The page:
Researchers developed a probe tracking system for gastrointestinal cancer tissue detection using diffuse reflectance spectroscopy (DRS).
Gastrointestinal (GI) cancer remains a major contributor to the global cancer risk. When a surgery is carried out, the aim is to completely resect tumour tissues with clear margins, while preserving as much surrounding healthy tissues as possible. Patients with a positive circumferential resection margin (CRM) are reported to have poorer long-term survival and are more likely to have local recurrence of the tumour. It is therefore of prime importance to establish tissue margins accurately.
Diffuse reflectance spectroscopy (DRS) is a technique that allows discrimination of normal and abnormal tissue based on spectral data and has potential for cancer diagnosis. Nevertheless, "one major challenge of using DRS technique is that it is difficult for surgeons to build up a mental picture of the optical biopsy diagnosis when scanning across a large specimen, which makes it difficult for them to determine the resection margin", Professor Daniel Elson explained.
A Real-Time DRS Probe Tracking System for Gastrointestinal Cancer Tissue Detection
To overcome this limitation, the research team from the Hamlyn Centre and Department of Surgery and Cancer proposed a real-time DRS probe tracking system for GI cancer tissue detection and classification.
Lead researcher Ioannis Gkouzionis said: "The main purpose of this research is to use this proposed DRS probe tracking system to differentiate normal and tumour tissues in upper GI tissues in real-time, aiming to aid margin assessment during GI cancer surgery."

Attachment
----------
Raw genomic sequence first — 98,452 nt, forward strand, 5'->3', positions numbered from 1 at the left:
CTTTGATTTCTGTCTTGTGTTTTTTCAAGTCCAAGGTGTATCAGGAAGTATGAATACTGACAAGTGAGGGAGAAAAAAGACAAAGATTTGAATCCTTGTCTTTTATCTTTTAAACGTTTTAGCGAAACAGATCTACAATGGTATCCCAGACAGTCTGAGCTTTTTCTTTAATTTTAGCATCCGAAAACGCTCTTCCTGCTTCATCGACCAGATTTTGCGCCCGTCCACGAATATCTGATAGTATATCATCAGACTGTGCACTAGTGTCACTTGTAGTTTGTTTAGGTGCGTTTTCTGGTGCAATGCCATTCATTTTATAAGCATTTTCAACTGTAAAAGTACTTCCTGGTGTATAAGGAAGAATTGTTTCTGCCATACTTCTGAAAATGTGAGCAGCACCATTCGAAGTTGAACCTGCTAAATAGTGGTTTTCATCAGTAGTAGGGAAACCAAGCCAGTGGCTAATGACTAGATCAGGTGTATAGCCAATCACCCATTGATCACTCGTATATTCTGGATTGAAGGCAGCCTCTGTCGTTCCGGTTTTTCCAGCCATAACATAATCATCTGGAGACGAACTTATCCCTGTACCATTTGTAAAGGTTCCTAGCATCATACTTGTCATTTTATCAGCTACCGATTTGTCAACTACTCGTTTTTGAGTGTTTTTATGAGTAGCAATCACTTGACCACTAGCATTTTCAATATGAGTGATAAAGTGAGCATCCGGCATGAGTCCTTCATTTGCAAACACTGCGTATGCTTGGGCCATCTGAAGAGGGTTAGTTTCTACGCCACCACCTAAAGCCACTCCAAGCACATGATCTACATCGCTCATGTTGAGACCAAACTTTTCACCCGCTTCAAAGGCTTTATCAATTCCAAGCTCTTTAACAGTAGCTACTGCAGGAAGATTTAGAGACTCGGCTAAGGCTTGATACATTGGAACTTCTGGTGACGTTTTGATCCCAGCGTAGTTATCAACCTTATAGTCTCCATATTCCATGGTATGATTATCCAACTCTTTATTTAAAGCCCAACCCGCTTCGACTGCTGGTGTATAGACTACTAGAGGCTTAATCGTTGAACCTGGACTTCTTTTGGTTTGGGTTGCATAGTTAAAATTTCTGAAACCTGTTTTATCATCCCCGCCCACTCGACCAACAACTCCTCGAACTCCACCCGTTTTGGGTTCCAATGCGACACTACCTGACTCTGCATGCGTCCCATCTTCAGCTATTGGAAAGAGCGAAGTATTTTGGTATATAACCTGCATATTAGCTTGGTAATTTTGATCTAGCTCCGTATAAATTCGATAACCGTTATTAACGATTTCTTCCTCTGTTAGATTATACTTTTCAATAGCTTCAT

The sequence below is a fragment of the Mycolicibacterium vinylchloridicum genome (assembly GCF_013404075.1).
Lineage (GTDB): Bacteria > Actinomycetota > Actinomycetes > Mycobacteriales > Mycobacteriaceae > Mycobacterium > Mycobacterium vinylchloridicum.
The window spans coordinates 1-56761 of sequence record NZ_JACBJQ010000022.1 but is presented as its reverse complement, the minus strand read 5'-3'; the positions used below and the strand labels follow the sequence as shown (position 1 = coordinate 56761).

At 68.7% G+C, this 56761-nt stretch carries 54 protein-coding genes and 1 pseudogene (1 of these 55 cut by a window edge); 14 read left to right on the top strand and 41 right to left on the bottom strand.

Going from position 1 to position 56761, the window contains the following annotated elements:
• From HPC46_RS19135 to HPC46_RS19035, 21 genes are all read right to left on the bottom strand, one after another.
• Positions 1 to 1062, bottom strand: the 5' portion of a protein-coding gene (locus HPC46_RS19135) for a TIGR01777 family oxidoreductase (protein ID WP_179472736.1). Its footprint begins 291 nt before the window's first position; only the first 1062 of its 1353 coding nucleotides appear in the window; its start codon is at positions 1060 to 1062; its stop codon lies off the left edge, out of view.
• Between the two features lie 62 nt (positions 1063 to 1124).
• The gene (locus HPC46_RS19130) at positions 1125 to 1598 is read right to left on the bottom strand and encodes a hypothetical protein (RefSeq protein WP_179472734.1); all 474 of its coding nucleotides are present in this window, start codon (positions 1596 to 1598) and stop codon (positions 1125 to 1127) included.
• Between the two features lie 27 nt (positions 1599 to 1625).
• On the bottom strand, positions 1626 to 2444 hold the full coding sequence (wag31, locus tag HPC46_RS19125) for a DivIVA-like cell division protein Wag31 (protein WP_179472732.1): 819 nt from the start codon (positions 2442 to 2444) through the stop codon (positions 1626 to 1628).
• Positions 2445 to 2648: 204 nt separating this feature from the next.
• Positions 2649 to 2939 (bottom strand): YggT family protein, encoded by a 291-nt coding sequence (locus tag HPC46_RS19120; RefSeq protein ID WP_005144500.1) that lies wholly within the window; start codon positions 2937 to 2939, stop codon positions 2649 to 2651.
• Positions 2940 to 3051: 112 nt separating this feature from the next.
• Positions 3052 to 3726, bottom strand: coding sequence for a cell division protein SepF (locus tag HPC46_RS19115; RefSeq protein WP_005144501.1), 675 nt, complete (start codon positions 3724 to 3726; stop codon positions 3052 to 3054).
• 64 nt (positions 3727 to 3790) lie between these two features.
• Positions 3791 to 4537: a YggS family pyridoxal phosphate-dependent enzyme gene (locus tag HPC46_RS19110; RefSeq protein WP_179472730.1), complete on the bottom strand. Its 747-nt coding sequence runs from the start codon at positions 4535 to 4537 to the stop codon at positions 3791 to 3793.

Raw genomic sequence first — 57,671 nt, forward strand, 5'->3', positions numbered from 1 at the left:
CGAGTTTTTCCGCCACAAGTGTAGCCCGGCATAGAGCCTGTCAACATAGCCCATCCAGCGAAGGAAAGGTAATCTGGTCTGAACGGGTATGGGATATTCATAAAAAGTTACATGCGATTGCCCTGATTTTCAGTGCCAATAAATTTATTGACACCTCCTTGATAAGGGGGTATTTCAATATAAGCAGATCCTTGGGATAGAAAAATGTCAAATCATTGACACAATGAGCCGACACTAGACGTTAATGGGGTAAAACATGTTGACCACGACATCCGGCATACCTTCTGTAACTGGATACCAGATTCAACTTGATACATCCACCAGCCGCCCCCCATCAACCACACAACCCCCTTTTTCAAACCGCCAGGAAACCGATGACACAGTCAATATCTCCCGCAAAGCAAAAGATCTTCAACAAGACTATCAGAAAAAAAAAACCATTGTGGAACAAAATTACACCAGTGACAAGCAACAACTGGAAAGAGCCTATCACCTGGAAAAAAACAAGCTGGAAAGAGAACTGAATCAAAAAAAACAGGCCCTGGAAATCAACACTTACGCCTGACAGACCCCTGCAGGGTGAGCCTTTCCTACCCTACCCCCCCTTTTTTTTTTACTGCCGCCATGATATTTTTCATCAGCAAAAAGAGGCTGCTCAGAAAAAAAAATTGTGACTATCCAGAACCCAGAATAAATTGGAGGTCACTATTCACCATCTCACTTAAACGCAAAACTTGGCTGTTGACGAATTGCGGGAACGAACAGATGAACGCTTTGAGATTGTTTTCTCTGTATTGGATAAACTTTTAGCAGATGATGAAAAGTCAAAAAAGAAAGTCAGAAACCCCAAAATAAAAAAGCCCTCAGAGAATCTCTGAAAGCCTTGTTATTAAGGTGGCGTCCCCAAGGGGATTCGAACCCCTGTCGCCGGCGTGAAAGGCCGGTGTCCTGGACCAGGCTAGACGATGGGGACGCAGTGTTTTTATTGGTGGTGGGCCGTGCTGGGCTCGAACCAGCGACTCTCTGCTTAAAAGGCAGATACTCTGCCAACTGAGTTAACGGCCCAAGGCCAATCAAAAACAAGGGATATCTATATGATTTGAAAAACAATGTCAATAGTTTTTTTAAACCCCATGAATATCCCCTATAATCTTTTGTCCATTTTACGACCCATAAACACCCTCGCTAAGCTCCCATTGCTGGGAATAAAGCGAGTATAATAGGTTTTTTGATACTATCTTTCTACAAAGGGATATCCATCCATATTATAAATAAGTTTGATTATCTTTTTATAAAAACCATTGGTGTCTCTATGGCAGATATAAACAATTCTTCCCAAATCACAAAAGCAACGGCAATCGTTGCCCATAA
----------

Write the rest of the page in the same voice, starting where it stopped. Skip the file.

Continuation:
DRS fibre probe tracking procedure and detection workflow
The DRS set-up was used in the operating theatre during the gastrointestinal cancer procedures.
To validate the proposed tracking system, the team recruited 26 patients who were having undergoing gastric or oesophageal cancer resection surgery.
After the specimen was resected, the team used the DRS probe to sample an area of normal tissue and the area of suspected tumour tissue. The tracking system was based on a green-coloured marker (which was wrapped around the distal end of the DRS probe).
Ex-Vivo Experimental Evaluation
The spectral data was captured on an easy-to-use graphical user interface in real-time and further analysed the data by using a machine learning classifier (Extreme Gradient Boosting) based on histopathology validation.
Ioannis Gkouzionis said: "Real-time tracking, combined with binary classification of normal or tumour tissue, allowed ones to have a clear on-screen visualisation of the tissue type, which can be used intra-operatively to aid margin assessment in real-time clinical practice."
In conclusion, the proposed real-time DRS tracking system was validated on ex-vivo tissue with histological ground truth. An overall diagnostic accuracy of 94% for stomach cancer and 96% for the oesophageal cancer demonstrated the strength and clinical value of the technique.
"It is a fundamental step towards the development of a real-time in-vivo tumour mapping tool for oesophageal and gastric cancers to improve long-term outcomes", Clinical Research Fellow Scarlet Nazarian emphasised.
This research was supported by the National Institute for Health Research (NIHR) Imperial Biomedical Research Centre (BRC) and the Cancer Research UK (CRUK) Imperial Centre. (Ioannis Gkouzionis, Scarlet Nazarian, Michal Kawka, Ara Darzi, Nisha Patel, Christopher J. Peters, and Daniel Elson, "Real-time tracking of a diffuse reflectance spectroscopy probe used to aid histological validation of margin assessment in upper gastrointestinal cancer resection surgery", Journal of Biomedical Optics, 27(2), 025001, Feb 2022)
Article text (excluding photos or graphics) © Imperial College London.
Photos and graphics subject to third party copyright used with permission or © Imperial College London.
Erh-Ya (Asa) Tsui
Centre for Higher Education Research and Scholarship
Tel: +44 (0)20 7594 8785
Show all stories by this author